Third Wednesday of Lent: Law and Gospel

Third Wednesday of Lent: Law and Gospel

Readings: Matthew 5:17-19.

It is clear that Jesus’s attitude toward the law seemed remarkably cavalier to some of his religious contemporaries. To the pious Jew of the first century, Jesus’s willingness to apply an apparently lax interpretation of the law’s requirements (dining with sinners, healing on the sabbath, etc.) might have been taken as blasphemy against God’s providence, implying that the law was imperfect or subject to change. In today’s gospel, Jesus addresses the allegation head on: not even the smallest mark of the law—neither a jot nor a tittle—will be abolished or diminished by the ministry of Christ, who comes to confirm and complete the law, drawing the economy of the prophets and law-givers to its consummation. 

Jesus’s remarks that he comes “not to abolish, but to fulfil the law” are clearly indicative of his respect for the law and an acknowledgment of its validity. Jesus is no antinomian. But are laws written to be fulfilled, or are they to be kept? Is Jesus here appealing to the ‘spirit of law’ against the ‘word of the law’, or positing the law as a maximum target to be reached for, rather than a minimum standard to be expected? Certainly, it seems self-evident that a court of law would take a dim view of someone’s wilful disregard for a written statue on the grounds of their self-appointed efforts to fulfil its spirit. But Christ is emphatically not a self-appointed interpreter of the law: he is one who speaks with the authority of the law-giver, deriving his essential identity from the Father, the one who sent him into the world.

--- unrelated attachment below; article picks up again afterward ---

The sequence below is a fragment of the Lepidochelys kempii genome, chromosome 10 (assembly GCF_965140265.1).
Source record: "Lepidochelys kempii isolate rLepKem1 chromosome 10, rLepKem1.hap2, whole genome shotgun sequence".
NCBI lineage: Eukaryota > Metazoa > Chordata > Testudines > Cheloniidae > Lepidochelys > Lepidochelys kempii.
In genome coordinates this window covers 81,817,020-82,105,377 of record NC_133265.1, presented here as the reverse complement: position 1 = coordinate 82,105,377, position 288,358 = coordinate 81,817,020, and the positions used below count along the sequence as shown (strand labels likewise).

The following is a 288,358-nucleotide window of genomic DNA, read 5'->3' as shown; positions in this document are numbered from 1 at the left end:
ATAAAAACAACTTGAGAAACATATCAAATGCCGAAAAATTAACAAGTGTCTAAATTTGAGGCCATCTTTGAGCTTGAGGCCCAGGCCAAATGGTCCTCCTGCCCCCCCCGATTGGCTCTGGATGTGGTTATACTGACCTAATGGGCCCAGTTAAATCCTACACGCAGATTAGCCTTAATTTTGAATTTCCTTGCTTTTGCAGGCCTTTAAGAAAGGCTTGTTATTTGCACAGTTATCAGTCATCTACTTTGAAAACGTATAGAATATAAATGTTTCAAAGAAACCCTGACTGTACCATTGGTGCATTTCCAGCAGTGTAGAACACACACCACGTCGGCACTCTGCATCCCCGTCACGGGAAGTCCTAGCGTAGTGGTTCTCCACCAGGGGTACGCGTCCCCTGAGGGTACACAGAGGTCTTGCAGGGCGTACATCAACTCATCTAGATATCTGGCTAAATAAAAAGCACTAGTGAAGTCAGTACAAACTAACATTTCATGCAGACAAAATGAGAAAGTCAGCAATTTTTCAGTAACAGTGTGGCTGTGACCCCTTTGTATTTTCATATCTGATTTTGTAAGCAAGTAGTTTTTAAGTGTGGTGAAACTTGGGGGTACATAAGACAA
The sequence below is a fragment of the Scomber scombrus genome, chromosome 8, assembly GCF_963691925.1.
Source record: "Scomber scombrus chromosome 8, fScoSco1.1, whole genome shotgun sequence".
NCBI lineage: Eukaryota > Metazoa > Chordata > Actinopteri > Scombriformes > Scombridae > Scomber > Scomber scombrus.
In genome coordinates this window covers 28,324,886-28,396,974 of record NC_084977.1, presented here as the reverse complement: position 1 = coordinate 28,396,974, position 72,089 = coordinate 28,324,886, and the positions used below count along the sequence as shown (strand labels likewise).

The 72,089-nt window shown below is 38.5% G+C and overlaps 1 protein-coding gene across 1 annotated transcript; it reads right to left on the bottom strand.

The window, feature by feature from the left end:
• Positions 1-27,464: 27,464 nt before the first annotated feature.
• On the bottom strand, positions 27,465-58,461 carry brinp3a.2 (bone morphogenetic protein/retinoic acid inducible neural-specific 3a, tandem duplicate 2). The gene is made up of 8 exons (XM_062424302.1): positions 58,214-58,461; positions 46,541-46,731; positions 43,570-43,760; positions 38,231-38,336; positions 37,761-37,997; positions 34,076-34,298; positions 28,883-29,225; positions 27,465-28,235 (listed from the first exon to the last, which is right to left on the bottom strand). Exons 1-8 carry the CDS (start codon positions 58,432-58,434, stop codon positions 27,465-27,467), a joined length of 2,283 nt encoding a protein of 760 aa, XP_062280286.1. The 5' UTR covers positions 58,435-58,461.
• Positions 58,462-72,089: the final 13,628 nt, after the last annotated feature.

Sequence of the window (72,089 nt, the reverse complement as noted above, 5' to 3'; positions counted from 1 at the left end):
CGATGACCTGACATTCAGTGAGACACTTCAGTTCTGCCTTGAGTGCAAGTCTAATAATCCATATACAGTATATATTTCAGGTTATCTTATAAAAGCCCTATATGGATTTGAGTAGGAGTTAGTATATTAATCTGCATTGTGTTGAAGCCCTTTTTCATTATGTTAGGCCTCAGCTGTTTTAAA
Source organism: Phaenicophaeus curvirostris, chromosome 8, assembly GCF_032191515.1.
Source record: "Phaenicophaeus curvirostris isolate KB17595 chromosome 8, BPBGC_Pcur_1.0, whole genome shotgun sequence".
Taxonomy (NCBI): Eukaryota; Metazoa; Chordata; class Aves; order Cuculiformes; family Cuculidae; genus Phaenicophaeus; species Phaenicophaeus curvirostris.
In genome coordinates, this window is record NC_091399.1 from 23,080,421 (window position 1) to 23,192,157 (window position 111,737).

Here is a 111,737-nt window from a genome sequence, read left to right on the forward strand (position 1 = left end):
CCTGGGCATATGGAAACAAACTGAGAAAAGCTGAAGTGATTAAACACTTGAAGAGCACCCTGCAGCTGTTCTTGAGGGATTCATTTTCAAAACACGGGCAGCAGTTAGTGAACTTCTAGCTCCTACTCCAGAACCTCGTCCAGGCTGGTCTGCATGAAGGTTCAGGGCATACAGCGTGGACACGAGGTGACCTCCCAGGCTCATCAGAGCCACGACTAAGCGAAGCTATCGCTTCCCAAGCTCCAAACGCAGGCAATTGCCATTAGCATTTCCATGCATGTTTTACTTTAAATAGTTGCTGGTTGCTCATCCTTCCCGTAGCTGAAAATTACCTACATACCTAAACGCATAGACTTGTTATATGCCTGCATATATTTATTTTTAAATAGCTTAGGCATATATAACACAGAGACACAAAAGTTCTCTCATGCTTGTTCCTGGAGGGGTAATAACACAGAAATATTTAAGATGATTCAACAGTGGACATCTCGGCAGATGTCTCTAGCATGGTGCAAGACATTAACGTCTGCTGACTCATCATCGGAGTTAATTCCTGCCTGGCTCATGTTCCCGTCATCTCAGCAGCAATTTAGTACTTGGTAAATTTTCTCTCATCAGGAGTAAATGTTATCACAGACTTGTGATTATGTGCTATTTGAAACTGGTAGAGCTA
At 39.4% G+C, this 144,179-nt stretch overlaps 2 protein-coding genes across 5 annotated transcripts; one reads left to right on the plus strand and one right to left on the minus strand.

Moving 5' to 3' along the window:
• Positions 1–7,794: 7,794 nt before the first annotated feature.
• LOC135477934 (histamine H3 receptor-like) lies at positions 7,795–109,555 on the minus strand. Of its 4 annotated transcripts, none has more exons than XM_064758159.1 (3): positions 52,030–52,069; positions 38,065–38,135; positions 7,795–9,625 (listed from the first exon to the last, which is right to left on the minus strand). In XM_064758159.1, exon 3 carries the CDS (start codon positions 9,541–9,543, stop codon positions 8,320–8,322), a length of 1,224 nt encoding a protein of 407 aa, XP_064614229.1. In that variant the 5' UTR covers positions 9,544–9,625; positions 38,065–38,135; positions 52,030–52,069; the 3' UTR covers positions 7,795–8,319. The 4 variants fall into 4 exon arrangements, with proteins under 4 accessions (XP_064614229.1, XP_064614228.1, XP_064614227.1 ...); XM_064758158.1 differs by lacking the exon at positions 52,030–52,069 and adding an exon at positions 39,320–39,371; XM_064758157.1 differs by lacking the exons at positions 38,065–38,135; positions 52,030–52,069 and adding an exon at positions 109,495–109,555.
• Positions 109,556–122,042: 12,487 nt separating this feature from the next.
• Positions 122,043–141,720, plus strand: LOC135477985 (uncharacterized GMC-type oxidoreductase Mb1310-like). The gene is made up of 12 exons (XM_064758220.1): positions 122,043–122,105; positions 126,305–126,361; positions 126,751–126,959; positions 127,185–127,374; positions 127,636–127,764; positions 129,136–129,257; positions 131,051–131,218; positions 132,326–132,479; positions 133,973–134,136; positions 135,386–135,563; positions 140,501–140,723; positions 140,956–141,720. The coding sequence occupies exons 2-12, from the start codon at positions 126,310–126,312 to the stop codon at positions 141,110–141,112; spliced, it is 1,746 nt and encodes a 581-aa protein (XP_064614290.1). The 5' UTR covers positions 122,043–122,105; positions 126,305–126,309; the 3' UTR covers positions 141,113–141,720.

As God, Christ cannot stand against the law; as the authentic Man, Christ lives in accordance with the law, resisting the temptations to sin that disfigure true humanity. In so-doing, Christ’s fidelity to the law percolates beyond the superficial level of fealty to true obedience. As a man fully alive to God, Christ keeps the law perfectly. The law, however, is not reducible to regulative principles governing a common life. The law is not given as a stand-alone text, but is the form of the covenant, the mode through which God’s decision to dwell with humanity, and to offer humanity the opportunity to dwell with him, is realised in Jewish history. As God made man, then, Christ ‘fulfils’ the law in this sense, realising the fulness of God’s presence in human history. In his person, Jesus makes present the whole covenant of friendship between man and God, offering to us the gift of incorporation into his perfect faithfulness, and—through him—a share in the eternal life of the Holy Trinity.

Oliver James Keenan OP

fr. Oliver is Master of Students of the English Province, teaches dogmatic theology at Blackfriars, Oxford, and has recently been appointed Director of the Aquinas Institute.